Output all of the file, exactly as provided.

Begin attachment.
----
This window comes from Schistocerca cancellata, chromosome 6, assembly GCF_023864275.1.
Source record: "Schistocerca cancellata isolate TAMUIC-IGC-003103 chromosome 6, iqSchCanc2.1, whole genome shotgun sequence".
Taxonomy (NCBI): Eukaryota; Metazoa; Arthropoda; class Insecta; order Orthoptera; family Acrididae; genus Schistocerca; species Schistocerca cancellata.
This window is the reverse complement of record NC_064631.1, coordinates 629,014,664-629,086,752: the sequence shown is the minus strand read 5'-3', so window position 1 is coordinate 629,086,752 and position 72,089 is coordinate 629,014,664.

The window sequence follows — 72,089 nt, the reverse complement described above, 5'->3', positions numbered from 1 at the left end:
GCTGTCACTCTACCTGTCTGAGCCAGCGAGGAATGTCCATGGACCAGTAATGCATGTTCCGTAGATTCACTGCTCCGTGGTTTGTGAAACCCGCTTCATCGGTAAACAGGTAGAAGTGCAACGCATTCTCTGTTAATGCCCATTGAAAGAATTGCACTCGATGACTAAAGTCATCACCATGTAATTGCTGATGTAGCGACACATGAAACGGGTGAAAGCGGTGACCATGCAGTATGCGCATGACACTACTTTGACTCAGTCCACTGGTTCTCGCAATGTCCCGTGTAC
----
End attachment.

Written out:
This window comes from Schistocerca cancellata, chromosome 6, assembly GCF_023864275.1.
Source record: "Schistocerca cancellata isolate TAMUIC-IGC-003103 chromosome 6, iqSchCanc2.1, whole genome shotgun sequence".
Taxonomy (NCBI): Eukaryota; Metazoa; Arthropoda; class Insecta; order Orthoptera; family Acrididae; genus Schistocerca; species Schistocerca cancellata.
This window is the reverse complement of record NC_064631.1, coordinates 629,014,664-629,086,752: the sequence shown is the minus strand read 5'-3', so window position 1 is coordinate 629,086,752 and position 72,089 is coordinate 629,014,664.

The window sequence follows — 72,089 nt, the reverse complement described above, 5'->3', positions numbered from 1 at the left end:
GCTGTCACTCTACCTGTCTGAGCCAGCGAGGAATGTCCATGGACCAGTAATGCATGTTCCGTAGATTCACTGCTCCGTGGTTTGTGAAACCCGCTTCATCGGTAAACAGGTAGAAGTGCAACGCATTCTCTGTTAATGCCCATTGAAAGAATTGCACTCGATGACTAAAGTCATCACCATGTAATTGCTGATGTAGCGACACATGAAACGGGTGAAAGCGGTGACCATGCAGTATGCGCATGACACTACTTTGACTCAGTCCACTGGTTCTCGCAATGTCCCGTGTAC